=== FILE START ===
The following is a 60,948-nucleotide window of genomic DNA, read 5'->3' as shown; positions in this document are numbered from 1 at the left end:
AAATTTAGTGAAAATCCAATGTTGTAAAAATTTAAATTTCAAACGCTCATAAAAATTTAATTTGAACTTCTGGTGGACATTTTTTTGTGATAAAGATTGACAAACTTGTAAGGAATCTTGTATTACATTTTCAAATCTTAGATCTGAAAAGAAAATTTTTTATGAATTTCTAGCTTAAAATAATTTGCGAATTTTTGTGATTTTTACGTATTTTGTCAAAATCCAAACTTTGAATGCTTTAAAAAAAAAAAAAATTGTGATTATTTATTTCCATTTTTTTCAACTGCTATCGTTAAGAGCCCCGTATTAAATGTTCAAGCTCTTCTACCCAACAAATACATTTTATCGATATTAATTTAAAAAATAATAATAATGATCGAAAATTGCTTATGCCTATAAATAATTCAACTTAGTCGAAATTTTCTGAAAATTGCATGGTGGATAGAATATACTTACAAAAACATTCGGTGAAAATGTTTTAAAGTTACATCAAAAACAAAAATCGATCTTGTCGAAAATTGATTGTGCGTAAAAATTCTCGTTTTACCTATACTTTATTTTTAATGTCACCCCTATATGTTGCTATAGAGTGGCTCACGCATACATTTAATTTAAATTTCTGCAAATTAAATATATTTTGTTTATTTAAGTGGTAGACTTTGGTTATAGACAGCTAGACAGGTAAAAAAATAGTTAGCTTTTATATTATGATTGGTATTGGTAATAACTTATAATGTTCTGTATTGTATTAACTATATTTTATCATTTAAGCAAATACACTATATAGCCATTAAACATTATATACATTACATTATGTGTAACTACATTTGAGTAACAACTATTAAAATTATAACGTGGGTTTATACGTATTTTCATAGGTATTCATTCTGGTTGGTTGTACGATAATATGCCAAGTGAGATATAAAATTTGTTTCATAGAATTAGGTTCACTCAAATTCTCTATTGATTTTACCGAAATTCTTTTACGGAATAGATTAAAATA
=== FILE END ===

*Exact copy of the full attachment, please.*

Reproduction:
The following is a 60,948-nucleotide window of genomic DNA, read 5'->3' as shown; positions in this document are numbered from 1 at the left end:
AAATTTAGTGAAAATCCAATGTTGTAAAAATTTAAATTTCAAACGCTCATAAAAATTTAATTTGAACTTCTGGTGGACATTTTTTTGTGATAAAGATTGACAAACTTGTAAGGAATCTTGTATTACATTTTCAAATCTTAGATCTGAAAAGAAAATTTTTTATGAATTTCTAGCTTAAAATAATTTGCGAATTTTTGTGATTTTTACGTATTTTGTCAAAATCCAAACTTTGAATGCTTTAAAAAAAAAAAAAATTGTGATTATTTATTTCCATTTTTTTCAACTGCTATCGTTAAGAGCCCCGTATTAAATGTTCAAGCTCTTCTACCCAACAAATACATTTTATCGATATTAATTTAAAAAATAATAATAATGATCGAAAATTGCTTATGCCTATAAATAATTCAACTTAGTCGAAATTTTCTGAAAATTGCATGGTGGATAGAATATACTTACAAAAACATTCGGTGAAAATGTTTTAAAGTTACATCAAAAACAAAAATCGATCTTGTCGAAAATTGATTGTGCGTAAAAATTCTCGTTTTACCTATACTTTATTTTTAATGTCACCCCTATATGTTGCTATAGAGTGGCTCACGCATACATTTAATTTAAATTTCTGCAAATTAAATATATTTTGTTTATTTAAGTGGTAGACTTTGGTTATAGACAGCTAGACAGGTAAAAAAATAGTTAGCTTTTATATTATGATTGGTATTGGTAATAACTTATAATGTTCTGTATTGTATTAACTATATTTTATCATTTAAGCAAATACACTATATAGCCATTAAACATTATATACATTACATTATGTGTAACTACATTTGAGTAACAACTATTAAAATTATAACGTGGGTTTATACGTATTTTCATAGGTATTCATTCTGGTTGGTTGTACGATAATATGCCAAGTGAGATATAAAATTTGTTTCATAGAATTAGGTTCACTCAAATTCTCTATTGATTTTACCGAAATTCTTTTACGGAATAGATTAAAATA